WHAT IS OSTEOARTHRITIS ?
Osteoarthritis (OA) is a joint problem that can cause persistent joint pain and difficulties with daily activities. There is no single cause of OA, having genetic, lifestyle, and mechanical risk factors.
OA first shows itself as a change to the biological processes and cell structures within the joint, followed by changes to cartilage and bone, resulting in inflammation. Current evidence supports OA as a ‘whole person condition’ in which joint health is influenced by the interaction of several factors that modulate inflammatory processes and tissue sensitivity. These factors include tissue changes, general health, activity levels, behavioural responses, stress and sleep quality.
There are many things you can do to help with your OA pain and function, and the outlook for most people is positive. With the right approach there is every chance you will be able to keep doing all the things that are important to you.
Changes to the joint tissues, your mood, anxiety, stress levels, poor sleep, fatigue, or sometimes just focusing too much on the pain can all affect your experience of pain.
OA is more common in older people but can affect younger people as well. There are certain factors which may make some people more susceptible to developing OA, such as:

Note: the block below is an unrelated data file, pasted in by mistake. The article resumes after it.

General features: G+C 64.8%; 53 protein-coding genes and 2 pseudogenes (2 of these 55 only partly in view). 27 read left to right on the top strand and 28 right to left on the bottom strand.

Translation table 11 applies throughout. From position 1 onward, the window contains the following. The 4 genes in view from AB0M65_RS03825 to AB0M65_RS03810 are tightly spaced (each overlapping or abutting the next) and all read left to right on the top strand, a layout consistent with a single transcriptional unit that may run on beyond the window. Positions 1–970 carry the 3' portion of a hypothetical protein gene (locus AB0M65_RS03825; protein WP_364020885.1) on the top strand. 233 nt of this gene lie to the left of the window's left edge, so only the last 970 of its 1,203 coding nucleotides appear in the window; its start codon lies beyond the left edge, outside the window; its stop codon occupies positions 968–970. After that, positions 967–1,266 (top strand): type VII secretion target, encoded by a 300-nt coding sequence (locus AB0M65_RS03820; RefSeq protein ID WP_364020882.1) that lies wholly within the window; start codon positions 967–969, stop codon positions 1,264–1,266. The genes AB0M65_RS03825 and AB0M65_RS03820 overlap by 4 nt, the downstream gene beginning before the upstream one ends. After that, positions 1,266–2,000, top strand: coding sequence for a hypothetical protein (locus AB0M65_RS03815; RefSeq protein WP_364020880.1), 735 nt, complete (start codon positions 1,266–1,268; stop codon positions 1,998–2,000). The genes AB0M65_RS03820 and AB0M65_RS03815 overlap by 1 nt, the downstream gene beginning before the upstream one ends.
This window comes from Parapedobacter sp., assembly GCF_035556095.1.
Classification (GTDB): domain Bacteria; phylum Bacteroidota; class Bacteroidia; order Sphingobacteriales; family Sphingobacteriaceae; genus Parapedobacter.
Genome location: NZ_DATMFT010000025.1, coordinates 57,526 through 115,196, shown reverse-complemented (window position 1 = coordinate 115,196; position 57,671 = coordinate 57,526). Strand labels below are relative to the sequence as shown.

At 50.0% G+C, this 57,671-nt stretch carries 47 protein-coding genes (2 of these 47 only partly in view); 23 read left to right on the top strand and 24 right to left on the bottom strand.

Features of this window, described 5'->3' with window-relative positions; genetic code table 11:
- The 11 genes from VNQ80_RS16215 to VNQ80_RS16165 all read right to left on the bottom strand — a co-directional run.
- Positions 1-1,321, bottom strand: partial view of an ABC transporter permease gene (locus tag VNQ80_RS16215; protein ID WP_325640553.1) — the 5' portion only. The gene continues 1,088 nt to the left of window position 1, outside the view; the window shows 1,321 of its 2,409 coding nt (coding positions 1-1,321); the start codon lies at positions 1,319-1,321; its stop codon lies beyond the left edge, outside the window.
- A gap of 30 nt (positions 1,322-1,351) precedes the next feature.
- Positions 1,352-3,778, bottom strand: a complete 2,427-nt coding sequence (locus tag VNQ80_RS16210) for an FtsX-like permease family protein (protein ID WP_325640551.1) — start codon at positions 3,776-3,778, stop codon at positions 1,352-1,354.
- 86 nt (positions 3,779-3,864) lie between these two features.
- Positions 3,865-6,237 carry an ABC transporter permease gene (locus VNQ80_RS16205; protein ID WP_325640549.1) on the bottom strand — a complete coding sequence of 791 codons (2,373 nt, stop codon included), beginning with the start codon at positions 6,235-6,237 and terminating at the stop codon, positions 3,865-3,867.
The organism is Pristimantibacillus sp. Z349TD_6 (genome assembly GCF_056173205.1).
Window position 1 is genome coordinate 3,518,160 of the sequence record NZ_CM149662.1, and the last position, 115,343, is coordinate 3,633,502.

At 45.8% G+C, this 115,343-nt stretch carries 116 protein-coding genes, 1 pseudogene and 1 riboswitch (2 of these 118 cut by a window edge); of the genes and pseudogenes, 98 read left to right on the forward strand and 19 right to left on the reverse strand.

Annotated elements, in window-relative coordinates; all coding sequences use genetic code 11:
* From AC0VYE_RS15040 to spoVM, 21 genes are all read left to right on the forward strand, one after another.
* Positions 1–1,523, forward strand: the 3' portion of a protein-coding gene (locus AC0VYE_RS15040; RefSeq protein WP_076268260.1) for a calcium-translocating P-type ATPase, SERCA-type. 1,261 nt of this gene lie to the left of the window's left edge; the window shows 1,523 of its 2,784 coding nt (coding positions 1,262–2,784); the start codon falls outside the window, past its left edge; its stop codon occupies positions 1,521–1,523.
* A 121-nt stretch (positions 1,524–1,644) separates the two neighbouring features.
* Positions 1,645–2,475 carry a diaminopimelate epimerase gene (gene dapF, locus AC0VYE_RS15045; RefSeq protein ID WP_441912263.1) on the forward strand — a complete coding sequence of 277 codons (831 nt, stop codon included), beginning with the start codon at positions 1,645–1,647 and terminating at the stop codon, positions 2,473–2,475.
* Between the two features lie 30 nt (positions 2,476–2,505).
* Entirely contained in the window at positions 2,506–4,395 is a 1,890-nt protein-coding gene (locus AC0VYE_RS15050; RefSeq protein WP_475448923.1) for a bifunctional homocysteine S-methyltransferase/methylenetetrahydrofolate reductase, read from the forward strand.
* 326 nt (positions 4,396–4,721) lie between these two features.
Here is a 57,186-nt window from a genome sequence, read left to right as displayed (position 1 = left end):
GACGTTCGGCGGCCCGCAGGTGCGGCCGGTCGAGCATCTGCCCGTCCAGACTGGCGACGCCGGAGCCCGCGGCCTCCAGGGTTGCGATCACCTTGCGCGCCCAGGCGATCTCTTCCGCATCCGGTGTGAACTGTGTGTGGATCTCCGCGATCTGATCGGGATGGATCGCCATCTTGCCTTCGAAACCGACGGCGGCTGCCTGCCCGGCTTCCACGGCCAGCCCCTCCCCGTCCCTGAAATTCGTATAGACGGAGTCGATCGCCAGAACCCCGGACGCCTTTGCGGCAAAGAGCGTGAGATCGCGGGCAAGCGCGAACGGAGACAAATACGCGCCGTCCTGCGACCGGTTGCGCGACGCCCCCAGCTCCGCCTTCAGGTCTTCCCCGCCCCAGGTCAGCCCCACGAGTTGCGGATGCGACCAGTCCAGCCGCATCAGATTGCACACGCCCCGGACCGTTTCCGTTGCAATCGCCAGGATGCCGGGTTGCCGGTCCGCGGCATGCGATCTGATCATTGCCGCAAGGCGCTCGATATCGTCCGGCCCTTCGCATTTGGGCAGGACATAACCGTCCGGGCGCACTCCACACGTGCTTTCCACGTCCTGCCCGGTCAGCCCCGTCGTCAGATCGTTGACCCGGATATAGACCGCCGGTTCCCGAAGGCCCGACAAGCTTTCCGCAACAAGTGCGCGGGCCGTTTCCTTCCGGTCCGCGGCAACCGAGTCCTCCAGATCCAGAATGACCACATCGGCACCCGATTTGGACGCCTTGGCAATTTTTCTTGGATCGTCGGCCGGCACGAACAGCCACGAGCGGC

- Genetic factors
- Physical inactivity / sedentary lifestyle
- Other joint disorders such as rheumatoid arthritis
- Previous injury (trauma) or surgery
- Joint mechanics in some cases
- Being overweight or obese
- Heavy occupational and/or high sporting stress to the joint
For many people the precise cause of their OA is not known. This is not a problem, as the cause does not influence the management plan.
While the video above focuses specifically on knee OA, the principles apply to OA in general.
BREAKING THE VICIOUS CYCLE OF OA
It is possible to stop this cycle. Remember, pain does not mean you are doing more harm and staying active is the key to doing well.
VICIOUS CYCLE OF OA
BREAK THE CYCLE WITH EXERCISE
MYTHS & MISCONCEPTIONS ABOUT OA
Osteoarthritis is often referred to as ‘wear and tear’, a term that implies our joints simply wear out through use. It is not correct to describe OA as a simple process of wear and tear, as OA is an active condition with several contributing factors, rather than a simple wearing down of the joint. To highlight this, for example, studies looking at physical activity and OA show that recreational / amatuer runners have healthier knees and less pain than sedentary individuals. Physical activity is safe, it doesn’t cause more joint degeneration, and it can decrease pain in those with OA.
The pain we feel with OA is not all about tissue damage (pain is always multifactorial in nature). Pain does not necessarily mean harm and X-rays are not essential for diagnosing OA or to decide on the best treatments for you. This is because x-ray results are poorly related to how much pain, stiffness or disability you may experience. What your knee, hip or shoulder looks like on the inside and how it feels, are two quite separate things. Some individuals experience little or no pain but show significant changes on scans, whereas other individuals may experience pain with little or no changes.